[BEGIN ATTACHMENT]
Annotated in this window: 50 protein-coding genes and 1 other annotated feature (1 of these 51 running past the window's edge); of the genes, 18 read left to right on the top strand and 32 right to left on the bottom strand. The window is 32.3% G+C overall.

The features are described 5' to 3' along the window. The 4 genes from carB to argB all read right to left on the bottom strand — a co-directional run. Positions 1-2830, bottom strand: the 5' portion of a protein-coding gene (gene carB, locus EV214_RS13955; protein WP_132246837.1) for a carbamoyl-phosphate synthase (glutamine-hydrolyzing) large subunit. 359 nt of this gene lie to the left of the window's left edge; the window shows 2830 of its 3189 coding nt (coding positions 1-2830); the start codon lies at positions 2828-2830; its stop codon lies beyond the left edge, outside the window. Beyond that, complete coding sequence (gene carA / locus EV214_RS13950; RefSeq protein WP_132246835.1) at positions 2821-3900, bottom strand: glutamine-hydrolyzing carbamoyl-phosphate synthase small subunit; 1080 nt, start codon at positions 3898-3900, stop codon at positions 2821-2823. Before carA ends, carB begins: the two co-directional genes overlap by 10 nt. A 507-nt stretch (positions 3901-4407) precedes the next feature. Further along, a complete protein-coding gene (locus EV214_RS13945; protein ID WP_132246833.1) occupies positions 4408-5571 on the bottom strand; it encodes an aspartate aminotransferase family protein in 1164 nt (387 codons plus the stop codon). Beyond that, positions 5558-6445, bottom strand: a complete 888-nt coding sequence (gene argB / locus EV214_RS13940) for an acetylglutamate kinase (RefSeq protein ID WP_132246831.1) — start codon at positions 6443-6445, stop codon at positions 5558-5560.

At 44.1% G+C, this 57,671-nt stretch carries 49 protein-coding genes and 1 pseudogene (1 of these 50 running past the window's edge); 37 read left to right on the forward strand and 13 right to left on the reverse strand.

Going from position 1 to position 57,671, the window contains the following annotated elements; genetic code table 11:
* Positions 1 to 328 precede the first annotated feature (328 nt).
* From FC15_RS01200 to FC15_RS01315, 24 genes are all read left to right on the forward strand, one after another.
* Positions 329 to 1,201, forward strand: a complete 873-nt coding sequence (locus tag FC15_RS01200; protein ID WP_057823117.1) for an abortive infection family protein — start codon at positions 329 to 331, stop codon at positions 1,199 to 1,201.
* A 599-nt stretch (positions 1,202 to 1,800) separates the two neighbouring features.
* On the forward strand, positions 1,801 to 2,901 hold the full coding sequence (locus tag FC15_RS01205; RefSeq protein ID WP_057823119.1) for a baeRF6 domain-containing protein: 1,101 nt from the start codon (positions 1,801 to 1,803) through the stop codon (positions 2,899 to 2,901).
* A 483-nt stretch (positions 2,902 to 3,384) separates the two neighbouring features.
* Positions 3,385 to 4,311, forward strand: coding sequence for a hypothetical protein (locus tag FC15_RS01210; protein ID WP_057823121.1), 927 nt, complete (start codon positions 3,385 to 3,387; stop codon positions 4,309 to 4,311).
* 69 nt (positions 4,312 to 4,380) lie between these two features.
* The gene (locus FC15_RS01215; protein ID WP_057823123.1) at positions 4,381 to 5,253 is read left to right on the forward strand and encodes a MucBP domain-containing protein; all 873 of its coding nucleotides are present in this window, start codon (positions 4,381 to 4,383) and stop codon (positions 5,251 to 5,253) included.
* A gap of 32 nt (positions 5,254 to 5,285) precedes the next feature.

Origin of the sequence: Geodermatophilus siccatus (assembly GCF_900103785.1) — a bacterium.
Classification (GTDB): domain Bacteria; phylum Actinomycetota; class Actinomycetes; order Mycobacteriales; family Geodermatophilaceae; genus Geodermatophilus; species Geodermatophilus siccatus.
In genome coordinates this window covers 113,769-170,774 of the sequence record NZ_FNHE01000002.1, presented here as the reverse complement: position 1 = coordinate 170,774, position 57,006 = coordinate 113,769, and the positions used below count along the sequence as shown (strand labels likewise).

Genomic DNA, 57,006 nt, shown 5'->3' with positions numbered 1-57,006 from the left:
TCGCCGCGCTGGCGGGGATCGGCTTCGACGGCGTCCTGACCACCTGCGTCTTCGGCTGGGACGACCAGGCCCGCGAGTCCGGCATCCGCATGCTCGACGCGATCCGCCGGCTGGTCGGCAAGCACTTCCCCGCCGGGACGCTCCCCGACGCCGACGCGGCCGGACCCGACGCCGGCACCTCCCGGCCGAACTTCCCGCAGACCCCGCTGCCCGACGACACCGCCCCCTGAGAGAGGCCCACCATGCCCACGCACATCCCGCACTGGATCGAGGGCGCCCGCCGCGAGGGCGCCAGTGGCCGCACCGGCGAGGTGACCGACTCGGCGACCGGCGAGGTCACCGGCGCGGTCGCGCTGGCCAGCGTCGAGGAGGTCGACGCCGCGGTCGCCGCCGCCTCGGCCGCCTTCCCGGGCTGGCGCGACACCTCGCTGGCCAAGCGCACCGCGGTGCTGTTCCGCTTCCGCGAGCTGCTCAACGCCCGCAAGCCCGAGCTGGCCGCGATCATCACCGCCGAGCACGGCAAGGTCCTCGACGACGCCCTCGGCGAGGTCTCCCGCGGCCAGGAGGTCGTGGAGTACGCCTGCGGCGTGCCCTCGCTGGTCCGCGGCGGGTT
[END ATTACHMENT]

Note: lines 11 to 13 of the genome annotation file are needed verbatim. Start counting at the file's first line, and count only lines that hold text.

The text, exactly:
* Positions 3,385 to 4,311, forward strand: coding sequence for a hypothetical protein (locus tag FC15_RS01210; protein ID WP_057823121.1), 927 nt, complete (start codon positions 3,385 to 3,387; stop codon positions 4,309 to 4,311).
* 69 nt (positions 4,312 to 4,380) lie between these two features.
* The gene (locus FC15_RS01215; protein ID WP_057823123.1) at positions 4,381 to 5,253 is read left to right on the forward strand and encodes a MucBP domain-containing protein; all 873 of its coding nucleotides are present in this window, start codon (positions 4,381 to 4,383) and stop codon (positions 5,251 to 5,253) included.